Nonetheless, one player who has remained resilient to lineup changes and matchup is Adam Humphries. Since Tampa Bay’s Week 5 bye, he’s averaged 7.3 targets, 5.3 receptions, 59 receiving yards and 0.5 touchdowns per game. His 14.0 PPR points per game ranks 14th among wide receivers over that span. He’s also coming off a 10-79-0 receiving line at Dallas in Week 16, when he received a season-high 12 targets.

Potential Run Funnel Matchup: Cleveland Browns at Baltimore Ravens

This game features the second-lowest pass funnel rating (26.61) of the slate and carries enormous playoff implications. The Ravens must win in order to make the playoffs while Browns head coach Gregg Williams has stated his team will treat this matchup as its playoff game.

Cleveland (7-7-1) will be highly motivated to deliver a winning season for a hungry fanbase. It also provides another precious opportunity to develop quarterback Baker Mayfield and running back Nick Chubb.

The Browns coaching staff will relish the opportunity for their talented rookies to earn valuable playoff-like experience, which should result in a fiercely competitive game.

Targeting the Browns Offense

The Browns have been a completely different team since firing Hue Jackson and Todd Haley following their Week 8 loss to the Steelers. Cleveland has gone 5-2 since then, with the only losses coming against the Chiefs and Texans — both of whom are playoff teams.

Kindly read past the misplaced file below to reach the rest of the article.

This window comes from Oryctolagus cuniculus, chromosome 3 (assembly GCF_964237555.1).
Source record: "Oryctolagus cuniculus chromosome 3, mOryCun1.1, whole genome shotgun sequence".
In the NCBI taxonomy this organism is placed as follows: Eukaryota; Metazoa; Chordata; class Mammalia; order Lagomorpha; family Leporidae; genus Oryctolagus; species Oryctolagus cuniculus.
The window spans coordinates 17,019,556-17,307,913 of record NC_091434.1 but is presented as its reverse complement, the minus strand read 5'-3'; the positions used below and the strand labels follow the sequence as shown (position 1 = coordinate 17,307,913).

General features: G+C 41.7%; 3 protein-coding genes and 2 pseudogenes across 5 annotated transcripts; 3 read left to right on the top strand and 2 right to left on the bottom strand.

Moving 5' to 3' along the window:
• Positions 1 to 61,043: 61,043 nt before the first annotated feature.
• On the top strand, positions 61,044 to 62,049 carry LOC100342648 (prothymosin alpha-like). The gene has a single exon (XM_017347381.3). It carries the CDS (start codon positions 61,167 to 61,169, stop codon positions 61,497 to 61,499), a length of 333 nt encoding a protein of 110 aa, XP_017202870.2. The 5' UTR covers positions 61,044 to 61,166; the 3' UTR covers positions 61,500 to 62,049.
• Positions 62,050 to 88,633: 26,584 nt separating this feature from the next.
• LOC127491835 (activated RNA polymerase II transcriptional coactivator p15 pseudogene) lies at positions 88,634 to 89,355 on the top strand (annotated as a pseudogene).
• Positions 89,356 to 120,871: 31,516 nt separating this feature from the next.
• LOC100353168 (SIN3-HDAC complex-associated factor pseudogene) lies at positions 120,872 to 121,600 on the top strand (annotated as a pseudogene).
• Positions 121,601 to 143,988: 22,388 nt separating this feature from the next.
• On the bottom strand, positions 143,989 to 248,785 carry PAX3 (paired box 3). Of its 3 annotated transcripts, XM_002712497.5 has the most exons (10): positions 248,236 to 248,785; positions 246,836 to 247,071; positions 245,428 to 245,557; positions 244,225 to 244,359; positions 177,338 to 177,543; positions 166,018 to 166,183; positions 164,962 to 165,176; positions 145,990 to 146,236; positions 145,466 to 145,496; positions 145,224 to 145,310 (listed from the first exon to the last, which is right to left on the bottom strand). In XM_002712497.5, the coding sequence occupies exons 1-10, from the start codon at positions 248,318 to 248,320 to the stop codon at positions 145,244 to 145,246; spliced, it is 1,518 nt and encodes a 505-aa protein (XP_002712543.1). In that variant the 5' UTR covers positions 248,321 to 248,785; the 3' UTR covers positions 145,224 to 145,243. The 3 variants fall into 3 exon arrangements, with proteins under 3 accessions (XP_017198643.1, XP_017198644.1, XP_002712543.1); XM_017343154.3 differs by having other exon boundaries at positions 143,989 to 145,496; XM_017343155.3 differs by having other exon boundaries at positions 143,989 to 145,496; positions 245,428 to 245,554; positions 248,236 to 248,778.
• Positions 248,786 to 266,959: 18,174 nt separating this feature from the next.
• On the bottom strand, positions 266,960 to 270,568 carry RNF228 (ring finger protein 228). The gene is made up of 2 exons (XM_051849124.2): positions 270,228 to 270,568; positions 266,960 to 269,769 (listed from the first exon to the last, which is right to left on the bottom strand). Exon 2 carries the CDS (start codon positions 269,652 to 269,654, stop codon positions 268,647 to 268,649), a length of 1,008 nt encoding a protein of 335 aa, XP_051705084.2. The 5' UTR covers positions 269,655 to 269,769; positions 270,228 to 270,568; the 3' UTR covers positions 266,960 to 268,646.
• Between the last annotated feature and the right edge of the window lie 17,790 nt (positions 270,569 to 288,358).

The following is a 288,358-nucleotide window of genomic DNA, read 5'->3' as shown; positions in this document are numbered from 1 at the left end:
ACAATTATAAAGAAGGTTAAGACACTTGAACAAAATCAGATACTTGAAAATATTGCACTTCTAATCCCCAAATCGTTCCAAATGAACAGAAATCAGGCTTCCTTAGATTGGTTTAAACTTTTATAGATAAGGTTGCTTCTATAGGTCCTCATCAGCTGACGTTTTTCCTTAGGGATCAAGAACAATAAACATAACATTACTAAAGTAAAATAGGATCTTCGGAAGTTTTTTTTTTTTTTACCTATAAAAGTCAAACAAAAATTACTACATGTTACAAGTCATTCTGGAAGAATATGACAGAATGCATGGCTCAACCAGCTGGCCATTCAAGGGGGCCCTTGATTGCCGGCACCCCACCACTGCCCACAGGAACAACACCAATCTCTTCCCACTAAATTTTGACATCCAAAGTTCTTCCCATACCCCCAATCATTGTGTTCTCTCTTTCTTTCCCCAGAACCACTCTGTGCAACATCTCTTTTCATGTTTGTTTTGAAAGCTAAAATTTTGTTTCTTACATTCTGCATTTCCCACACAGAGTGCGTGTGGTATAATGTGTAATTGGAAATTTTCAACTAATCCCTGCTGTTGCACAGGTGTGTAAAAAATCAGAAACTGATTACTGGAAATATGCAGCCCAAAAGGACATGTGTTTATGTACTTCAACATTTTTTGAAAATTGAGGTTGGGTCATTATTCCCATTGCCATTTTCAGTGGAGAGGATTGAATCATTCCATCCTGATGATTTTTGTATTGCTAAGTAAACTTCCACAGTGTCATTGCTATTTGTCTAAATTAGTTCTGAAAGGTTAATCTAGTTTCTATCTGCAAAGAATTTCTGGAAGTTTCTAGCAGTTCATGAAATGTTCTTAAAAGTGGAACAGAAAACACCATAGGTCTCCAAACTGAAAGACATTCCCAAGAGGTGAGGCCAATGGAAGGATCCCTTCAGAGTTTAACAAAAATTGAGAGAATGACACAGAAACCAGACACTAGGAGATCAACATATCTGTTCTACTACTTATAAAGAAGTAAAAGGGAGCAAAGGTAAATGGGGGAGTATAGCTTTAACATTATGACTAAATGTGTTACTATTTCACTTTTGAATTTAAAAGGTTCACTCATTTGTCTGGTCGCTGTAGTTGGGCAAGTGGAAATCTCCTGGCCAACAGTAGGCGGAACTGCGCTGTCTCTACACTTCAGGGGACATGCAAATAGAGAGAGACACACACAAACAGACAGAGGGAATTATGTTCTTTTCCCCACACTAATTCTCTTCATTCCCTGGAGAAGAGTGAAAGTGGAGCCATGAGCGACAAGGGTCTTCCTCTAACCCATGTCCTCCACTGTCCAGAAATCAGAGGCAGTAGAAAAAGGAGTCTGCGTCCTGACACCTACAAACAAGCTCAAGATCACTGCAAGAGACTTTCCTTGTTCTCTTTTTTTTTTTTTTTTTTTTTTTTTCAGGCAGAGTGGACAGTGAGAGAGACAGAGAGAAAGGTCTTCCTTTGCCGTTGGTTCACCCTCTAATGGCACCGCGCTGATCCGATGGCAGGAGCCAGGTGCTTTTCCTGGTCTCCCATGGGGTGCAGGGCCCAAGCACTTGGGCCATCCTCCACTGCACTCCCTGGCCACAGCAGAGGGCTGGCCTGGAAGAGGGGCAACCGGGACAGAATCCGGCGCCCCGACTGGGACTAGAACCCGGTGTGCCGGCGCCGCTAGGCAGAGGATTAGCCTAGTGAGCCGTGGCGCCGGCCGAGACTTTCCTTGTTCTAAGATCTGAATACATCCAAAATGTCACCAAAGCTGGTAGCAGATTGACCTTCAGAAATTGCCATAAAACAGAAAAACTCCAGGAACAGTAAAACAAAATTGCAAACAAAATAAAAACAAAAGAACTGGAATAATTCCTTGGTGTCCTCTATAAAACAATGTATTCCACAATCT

Chubb has thrived in Freddie Kitchens’ spread offense, ranking sixth among running backs in PPR points since Week 9. He’s averaged 113.8 total yards, one touchdown and 19.7 fantasy points per game over that span. He’s also coming off back-to-back weeks of 100 or more rushing yards.

The Browns’ passing game is hard to target in fantasy due to Kitchens’ spread offense. Cleveland also draws a very difficult matchup against Baltimore’s elite secondary.

Over the past five weeks, the Ravens have played the Raiders, Falcons, Chiefs, Buccaneers and Chargers — all of whom rank in the top-14 in pass offense DVOA.